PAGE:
Many people new to options get a little overwhelmed by all the strategies and usually have a hard time trying to find the best options trading strategy.
Honestly, there is no “Best” strategy but there are definitely specific strategies for different types of trading and usually the best suggestion is to start slow with the basic strategies and evolve as you get more experience. Below are the main options trading strategies but realize that there are many more less common ones that aren’t mentioned.
Also, the options strategies you use will vary depending on your risk tolerance, size of account, timeframe (monthly vs. weekly options), and investment goals(income trading, growth trading, hedging portfolio).
Basic Options Trading Strategies
What makes a strategy be considered “Basic” ? Honestly, the basic strategies are more risk controlled usually integrating a stock position or a defined risk.
- Covered Calls – Selling calls against a long stock position.
- Cash Secured Puts – Selling naked puts without owning the stock but having the funds set aside to buy the stock outright if put to you.
- Collar Trades – Buying a put to protect downside risk on a stock position and selling out of the money calls to pay for those protective puts.
- Debit Credit Spreads – Buying a call and simultaneously selling a call with a higher strike price to help pay for the cost of the call you bought. Your risk is limited to the difference in premium paid vs. premium collected.
Intermediate Options Trading Strategies
Intermediate strategies begin to integrate multi-leg strategies and a better understanding of option pricing and varied risk/reward.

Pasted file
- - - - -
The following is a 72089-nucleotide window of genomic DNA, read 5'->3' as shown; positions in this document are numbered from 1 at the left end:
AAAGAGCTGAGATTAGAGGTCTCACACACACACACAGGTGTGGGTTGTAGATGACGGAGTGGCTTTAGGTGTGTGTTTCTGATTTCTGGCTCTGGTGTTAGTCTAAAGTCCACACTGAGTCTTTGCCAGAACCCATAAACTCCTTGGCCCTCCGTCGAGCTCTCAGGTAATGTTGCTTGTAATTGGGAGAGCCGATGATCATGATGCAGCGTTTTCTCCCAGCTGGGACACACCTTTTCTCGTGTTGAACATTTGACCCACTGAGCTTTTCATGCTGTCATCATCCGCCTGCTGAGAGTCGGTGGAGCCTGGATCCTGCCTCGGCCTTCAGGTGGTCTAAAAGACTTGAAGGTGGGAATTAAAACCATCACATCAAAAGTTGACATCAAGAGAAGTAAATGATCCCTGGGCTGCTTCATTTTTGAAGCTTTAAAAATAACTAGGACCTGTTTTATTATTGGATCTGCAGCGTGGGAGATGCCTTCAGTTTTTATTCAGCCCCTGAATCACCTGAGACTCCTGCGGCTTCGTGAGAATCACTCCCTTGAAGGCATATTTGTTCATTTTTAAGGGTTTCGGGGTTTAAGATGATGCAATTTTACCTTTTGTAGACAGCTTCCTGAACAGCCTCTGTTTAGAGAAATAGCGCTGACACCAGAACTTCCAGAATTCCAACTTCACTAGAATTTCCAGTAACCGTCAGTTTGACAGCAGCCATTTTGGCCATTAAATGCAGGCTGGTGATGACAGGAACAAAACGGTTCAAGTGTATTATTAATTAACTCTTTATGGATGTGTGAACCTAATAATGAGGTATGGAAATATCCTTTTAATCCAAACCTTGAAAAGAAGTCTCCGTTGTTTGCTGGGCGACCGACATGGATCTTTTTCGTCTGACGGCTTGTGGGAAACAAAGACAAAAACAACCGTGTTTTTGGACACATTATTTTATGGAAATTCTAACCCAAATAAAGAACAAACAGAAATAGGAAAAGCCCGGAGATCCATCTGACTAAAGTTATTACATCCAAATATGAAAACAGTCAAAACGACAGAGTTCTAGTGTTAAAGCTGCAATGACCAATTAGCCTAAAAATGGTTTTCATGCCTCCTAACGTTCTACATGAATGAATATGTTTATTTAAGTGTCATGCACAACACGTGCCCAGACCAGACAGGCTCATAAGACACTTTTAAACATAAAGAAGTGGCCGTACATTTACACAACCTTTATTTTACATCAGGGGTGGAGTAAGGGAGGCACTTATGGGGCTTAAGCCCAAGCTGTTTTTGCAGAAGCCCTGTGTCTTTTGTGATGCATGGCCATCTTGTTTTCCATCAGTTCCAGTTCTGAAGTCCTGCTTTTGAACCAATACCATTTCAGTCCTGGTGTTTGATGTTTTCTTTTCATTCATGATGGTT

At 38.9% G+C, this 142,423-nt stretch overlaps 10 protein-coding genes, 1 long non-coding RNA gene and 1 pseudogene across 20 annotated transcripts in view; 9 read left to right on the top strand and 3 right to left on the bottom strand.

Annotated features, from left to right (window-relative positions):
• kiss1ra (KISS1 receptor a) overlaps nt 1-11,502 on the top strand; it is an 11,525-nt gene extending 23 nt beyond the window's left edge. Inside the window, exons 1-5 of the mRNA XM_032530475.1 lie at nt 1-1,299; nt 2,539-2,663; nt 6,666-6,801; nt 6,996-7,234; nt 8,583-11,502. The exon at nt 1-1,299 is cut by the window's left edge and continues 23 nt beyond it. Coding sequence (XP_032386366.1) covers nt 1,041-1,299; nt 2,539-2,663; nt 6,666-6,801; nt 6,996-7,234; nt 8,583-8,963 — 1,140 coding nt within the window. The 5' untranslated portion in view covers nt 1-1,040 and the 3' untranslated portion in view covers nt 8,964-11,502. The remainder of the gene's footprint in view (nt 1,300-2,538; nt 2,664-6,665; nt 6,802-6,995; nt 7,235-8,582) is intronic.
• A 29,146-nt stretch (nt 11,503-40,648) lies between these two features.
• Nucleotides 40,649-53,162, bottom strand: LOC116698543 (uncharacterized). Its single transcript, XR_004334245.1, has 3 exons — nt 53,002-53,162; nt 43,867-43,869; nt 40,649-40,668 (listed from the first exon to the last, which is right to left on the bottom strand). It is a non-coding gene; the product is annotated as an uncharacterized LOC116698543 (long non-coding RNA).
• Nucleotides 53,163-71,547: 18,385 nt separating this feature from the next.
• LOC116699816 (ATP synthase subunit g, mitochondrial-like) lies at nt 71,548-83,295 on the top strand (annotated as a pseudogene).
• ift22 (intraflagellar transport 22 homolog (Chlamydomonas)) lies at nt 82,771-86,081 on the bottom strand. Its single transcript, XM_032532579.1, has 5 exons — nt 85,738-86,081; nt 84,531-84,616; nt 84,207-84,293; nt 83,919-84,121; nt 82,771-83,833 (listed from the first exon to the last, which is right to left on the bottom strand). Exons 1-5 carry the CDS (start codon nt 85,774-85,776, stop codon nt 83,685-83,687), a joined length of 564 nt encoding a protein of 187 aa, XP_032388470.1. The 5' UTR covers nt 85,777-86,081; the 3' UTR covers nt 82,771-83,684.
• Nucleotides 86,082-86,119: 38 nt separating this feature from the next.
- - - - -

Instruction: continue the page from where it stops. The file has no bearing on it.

- Vertical Put Credit Spreads and Call Credit Spreads – Sell a call(or put) and buy a farther out of the money call(or put) to hedge. The sold call(put) which is closer to the money brings in a larger premium than the sold call(or put) so you receive a credit in your account. Credit spreads have higher risk/reward then debit credit spreads so they are being classified as intermediate strategy as you have to have knowledge of technical analysis with credit spreads.
- Calendar Spreads – Sell a near-term expiration call(or put) and buy a farther out expiration call(or put) with the same strike price.
- Diagonal Spreads – Sell(or buy) a near-term expiration call(or put) and sell(or buy) a long term expiration call(or put) at a difference strike price. Essentially think of a vertical spread(different strikes) but with different expiration periods.
- Iron Condor – Combining 2 out of the money vertical credit spreads in the same expiration period so selling a vertical call credit spread and a vertical put credit spread on the same stock.
- Straddles – Buying a straddle means buying a call and put at the same strike price(usually at the current market price) or selling a straddle (selling at the money call and puts at the same strike price).
Advanced Options Trading Strategies
Advanced strategies involve more risk or understanding on combining multiple strategies. You should have a solid understanding of how to adjust options trades when using advanced strategies.
- Ratio Spreads – Buying a call and selling 2 farther out of the money calls.
- Combinations – Buying a call and selling a put at the same strike price.
- Short Strangle – Selling a put an call (with no controlled risk hedge like Iron Condors have).
- Double Diagonals – combining 2 diagonal spreads at once. Like an Iron Condor but instead you are using 2 expiration periods so you have additional. Have to have a better understanding of adjusting trades and understanding volatility pricing and skews.
I was going to go through in more detail each of these trading strategies but I found a great resource (site owned by broker TradeKing) that explains each strategy in good detail with nice risk/reward charts for each strategy (the site shows you other strategies not mentioned in this post but just focus on a couple of the main strategies above or you will get overwhelmed). Here is the site: http://www.optionsplaybook.com/
Any Questions ? post your comments below:
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